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“I have a business idea and wanted to make sure that I’m on the right track to get it started,” said Mrs. Jean Brathwaite to us, when she met with our team one day.

“I was told that I should speak with you guys before making my next move,” she informed us.

“We applaud you, Mrs. Braithwaite for coming to us at this phase of your business plans,” we said with a smile. “Most people don’t even stop to design their structural framework that underpins and support their business rollout.”

What are we talking about here?

Well, it’s great to have most of your funding and staff hiring processes identified among other key aspects of your business plans but there are other foundational structures that will need to be put in place immediately.

These are centered around the need to ensure that your business is compliant with the business regulations within Barbados.

Here are a few that we shared with Mrs. Brathwaite to consider.

1. Determine the legal structure that suits your business risk, such as the formation of your business as either a sole proprietor, partnership or incorporated company.

2. If you’re hiring staff, make sure you seek advice on things like, how to prepare employment letters; understanding the various Employment Acts, like the Holiday with Pay Act and the Employment Rights Act, among others. These will ensure that you are compliant with the employment legal requirements.

3. Record keeping is critical to your business. It accounts for the financial transactions of your business’ activities. These in turn result in the compilation of your financial reports which are used primarily for your financial review and forward planning. The secondary use of the financial reports is to be compliant with the reporting requirements to the Barbados Revenue Authority. It’s a myth that you only need to report or ‘file a tax return’ if you’ve ‘made a profit’. No. It’s about reporting as a compliant requirement.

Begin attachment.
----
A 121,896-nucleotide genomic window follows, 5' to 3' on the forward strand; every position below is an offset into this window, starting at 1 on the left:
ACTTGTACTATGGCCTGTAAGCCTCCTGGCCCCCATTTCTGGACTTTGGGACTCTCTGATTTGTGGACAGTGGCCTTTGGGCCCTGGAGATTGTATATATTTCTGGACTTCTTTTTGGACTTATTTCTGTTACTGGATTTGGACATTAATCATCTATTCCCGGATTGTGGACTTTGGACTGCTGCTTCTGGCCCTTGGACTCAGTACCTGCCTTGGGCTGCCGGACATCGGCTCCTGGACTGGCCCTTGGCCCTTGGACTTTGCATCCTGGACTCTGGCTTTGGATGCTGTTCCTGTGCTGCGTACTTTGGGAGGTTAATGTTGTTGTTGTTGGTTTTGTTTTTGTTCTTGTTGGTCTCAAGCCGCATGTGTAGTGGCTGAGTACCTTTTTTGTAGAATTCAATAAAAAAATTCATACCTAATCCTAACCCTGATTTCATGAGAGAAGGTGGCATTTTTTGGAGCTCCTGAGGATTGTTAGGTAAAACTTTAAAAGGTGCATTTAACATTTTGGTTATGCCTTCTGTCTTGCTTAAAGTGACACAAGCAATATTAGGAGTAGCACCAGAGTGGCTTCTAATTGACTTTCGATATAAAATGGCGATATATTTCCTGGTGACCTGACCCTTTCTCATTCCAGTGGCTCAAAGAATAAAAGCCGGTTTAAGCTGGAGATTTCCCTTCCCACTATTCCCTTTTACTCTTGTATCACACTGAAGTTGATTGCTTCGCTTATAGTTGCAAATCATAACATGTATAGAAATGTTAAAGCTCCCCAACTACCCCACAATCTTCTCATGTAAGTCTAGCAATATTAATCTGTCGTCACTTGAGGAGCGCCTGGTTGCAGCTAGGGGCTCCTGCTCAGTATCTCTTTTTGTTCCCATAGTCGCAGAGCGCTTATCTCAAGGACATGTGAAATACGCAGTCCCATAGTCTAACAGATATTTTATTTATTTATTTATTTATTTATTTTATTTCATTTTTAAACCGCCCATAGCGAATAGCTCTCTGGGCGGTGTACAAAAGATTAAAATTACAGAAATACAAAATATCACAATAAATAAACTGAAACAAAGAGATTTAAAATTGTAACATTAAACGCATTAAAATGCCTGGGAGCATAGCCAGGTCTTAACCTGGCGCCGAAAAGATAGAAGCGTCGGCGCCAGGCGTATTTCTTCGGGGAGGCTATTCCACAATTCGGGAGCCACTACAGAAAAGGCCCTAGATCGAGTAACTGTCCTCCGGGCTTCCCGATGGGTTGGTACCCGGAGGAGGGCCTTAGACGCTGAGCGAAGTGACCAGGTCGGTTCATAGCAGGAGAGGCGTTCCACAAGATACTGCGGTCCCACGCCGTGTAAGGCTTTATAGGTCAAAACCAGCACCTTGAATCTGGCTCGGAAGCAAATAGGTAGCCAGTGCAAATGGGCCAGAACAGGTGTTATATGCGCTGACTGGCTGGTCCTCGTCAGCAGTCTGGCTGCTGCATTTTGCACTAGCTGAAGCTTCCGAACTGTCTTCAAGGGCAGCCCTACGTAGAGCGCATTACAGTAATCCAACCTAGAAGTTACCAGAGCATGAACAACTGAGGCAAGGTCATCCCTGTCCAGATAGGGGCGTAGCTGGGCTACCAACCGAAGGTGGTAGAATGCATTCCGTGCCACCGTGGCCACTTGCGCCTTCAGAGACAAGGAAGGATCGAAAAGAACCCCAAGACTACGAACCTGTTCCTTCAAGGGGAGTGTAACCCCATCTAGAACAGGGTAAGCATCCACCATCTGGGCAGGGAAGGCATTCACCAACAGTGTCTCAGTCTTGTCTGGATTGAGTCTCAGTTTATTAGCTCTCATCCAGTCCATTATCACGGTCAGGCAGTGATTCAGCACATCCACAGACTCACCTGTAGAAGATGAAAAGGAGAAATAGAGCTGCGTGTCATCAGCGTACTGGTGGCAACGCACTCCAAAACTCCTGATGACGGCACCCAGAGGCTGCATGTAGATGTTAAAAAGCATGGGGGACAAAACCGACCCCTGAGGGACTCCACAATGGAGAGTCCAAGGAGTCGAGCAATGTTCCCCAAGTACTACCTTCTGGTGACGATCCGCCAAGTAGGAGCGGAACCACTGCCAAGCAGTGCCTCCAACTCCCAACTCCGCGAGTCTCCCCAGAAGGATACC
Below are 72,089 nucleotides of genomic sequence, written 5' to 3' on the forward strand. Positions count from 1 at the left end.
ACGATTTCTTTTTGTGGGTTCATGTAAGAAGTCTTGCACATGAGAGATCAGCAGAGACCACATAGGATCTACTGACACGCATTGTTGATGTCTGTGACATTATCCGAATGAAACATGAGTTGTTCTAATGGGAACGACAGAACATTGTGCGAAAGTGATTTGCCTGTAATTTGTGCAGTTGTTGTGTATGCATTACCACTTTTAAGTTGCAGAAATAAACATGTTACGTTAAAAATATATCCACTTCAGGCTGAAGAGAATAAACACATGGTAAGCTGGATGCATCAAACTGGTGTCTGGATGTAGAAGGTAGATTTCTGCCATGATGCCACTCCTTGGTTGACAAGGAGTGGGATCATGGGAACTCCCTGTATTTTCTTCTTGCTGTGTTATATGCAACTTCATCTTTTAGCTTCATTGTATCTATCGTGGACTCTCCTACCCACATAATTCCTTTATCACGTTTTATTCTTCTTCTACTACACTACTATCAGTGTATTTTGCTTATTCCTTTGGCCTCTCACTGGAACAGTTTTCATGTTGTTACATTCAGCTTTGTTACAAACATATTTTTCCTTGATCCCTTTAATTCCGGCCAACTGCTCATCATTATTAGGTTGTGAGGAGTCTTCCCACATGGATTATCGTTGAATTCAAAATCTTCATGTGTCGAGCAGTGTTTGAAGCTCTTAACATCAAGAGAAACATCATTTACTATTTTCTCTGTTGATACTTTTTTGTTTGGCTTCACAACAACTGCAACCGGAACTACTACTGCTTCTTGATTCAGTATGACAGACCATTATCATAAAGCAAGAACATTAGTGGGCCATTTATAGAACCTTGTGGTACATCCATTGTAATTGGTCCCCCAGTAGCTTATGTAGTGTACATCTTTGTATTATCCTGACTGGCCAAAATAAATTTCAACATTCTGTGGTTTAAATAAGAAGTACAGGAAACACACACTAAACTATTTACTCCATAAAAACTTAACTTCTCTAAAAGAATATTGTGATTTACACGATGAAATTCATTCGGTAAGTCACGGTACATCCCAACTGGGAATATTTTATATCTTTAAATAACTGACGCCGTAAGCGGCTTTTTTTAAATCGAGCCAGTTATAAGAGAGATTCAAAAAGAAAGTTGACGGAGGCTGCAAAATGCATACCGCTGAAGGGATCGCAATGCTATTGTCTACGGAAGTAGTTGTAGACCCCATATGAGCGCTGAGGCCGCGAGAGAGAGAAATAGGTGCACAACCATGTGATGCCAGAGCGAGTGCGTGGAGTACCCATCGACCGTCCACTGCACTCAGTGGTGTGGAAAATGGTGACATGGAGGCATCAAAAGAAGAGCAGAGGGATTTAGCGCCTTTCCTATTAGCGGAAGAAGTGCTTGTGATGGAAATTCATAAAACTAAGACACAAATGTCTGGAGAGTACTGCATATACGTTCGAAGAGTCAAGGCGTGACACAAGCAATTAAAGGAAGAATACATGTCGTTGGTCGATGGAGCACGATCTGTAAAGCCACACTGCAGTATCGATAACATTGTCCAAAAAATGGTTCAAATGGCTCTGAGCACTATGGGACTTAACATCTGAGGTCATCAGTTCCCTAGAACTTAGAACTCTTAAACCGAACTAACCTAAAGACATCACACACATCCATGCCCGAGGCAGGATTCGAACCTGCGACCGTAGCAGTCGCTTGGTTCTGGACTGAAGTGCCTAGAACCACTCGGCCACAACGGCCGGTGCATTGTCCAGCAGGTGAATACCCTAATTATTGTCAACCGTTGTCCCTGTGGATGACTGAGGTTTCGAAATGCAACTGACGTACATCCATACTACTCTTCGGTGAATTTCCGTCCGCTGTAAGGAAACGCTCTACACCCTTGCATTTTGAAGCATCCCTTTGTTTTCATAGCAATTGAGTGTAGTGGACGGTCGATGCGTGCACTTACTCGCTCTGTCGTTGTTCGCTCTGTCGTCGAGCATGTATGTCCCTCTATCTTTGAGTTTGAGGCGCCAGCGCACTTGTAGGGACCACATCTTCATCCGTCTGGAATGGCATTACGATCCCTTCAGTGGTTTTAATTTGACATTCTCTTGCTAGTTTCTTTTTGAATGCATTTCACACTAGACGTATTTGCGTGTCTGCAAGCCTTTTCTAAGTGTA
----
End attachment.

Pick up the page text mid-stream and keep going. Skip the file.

4. Reporting to the National Insurance office is another statutory compliant requirement. This comprise providing documentation of monies deducted from your employees’ wages or salaries including your employer’s corresponding portion of levies. Payment of these deductions and levies must be paid into the department on time to avoid any penalties.

5. Another statutory reporting requirement to the Barbados Revenue Authority, using their Tax Administration Management Information System (TAMIS), is that of income tax deducted from your employees’ pay and collected by the employer. All deductions must be remitted to the department on time in order to be compliant.

6. From income year 2015, the Corporate Affairs and Intellectual Property Office started to enforce an already established requirement, stating that all incorporated companies (except external companies) report certain legal and financial information on their annual returns within a specific timeframe along with the associated fee. Failure to report on time resulted in penalties of $10 per day for each day the filing was outstanding up to a maximum, at that time, of $3,650 per year! Fast forward to income year 2019 and onwards; the maximum penalty is $3,000 for each outstanding year. Most companies don’t even know of this compliant requirement and even those that know, often miss their deadline.

7. Here’s one more. If you are registered for Value Added Tax (VAT) which means that you can charge VAT on the goods and services you provide and similarly you can claim VAT on the goods and services that you purchase from VAT registrants, you must comply with the Barbados Revenue Authority’s reporting requirements. That is, file a VAT report and return once every two months while you’re a VAT registrant. That is, even if your business is not buying or selling anything. To cease reporting you must de-register or else you’ll pay penalties for non-compliance.

Well, during our 30 minutes, Mrs. Braithwaite was sitting there soaking in all of this in amazement!

And we recall her saying: “I didn’t know all of these were compliant requirements with seemingly severe and costly penalties for non-compliance! I’m really glad I took the advice and stopped by to chat with you all.”

Mrs. Braithwaite is now armed with the information from us as to what else she needs to sort out in order to be structurally ready for getting her business pillars in order.

Please do not do this on your own or Google it as a means of DIY. Find the right person(s) to advise and guide you along this phase of your business journey! It could cost you more than you think if you don’t.